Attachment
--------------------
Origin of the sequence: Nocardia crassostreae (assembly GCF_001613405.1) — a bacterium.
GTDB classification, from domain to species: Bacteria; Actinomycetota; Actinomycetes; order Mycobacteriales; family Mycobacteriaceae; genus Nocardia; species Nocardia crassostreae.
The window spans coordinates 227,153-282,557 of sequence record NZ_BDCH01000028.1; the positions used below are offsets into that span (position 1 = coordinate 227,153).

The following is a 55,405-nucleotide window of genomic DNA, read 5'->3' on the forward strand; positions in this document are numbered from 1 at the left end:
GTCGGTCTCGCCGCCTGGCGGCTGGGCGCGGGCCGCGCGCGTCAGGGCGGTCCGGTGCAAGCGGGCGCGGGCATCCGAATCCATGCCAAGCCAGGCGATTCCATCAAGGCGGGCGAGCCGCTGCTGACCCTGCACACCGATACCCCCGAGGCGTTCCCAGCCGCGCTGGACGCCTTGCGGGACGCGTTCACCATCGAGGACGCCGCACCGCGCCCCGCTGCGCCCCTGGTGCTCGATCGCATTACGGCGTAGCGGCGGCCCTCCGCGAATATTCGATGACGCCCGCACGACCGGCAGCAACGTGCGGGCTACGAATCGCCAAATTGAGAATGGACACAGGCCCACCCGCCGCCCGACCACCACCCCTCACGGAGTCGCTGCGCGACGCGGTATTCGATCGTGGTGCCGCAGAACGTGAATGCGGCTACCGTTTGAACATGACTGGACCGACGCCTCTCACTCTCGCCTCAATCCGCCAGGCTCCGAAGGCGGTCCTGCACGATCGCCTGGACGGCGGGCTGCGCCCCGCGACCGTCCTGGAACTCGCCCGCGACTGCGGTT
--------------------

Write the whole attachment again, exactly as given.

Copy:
Origin of the sequence: Nocardia crassostreae (assembly GCF_001613405.1) — a bacterium.
GTDB classification, from domain to species: Bacteria; Actinomycetota; Actinomycetes; order Mycobacteriales; family Mycobacteriaceae; genus Nocardia; species Nocardia crassostreae.
The window spans coordinates 227,153-282,557 of sequence record NZ_BDCH01000028.1; the positions used below are offsets into that span (position 1 = coordinate 227,153).

The following is a 55,405-nucleotide window of genomic DNA, read 5'->3' on the forward strand; positions in this document are numbered from 1 at the left end:
GTCGGTCTCGCCGCCTGGCGGCTGGGCGCGGGCCGCGCGCGTCAGGGCGGTCCGGTGCAAGCGGGCGCGGGCATCCGAATCCATGCCAAGCCAGGCGATTCCATCAAGGCGGGCGAGCCGCTGCTGACCCTGCACACCGATACCCCCGAGGCGTTCCCAGCCGCGCTGGACGCCTTGCGGGACGCGTTCACCATCGAGGACGCCGCACCGCGCCCCGCTGCGCCCCTGGTGCTCGATCGCATTACGGCGTAGCGGCGGCCCTCCGCGAATATTCGATGACGCCCGCACGACCGGCAGCAACGTGCGGGCTACGAATCGCCAAATTGAGAATGGACACAGGCCCACCCGCCGCCCGACCACCACCCCTCACGGAGTCGCTGCGCGACGCGGTATTCGATCGTGGTGCCGCAGAACGTGAATGCGGCTACCGTTTGAACATGACTGGACCGACGCCTCTCACTCTCGCCTCAATCCGCCAGGCTCCGAAGGCGGTCCTGCACGATCGCCTGGACGGCGGGCTGCGCCCCGCGACCGTCCTGGAACTCGCCCGCGACTGCGGTT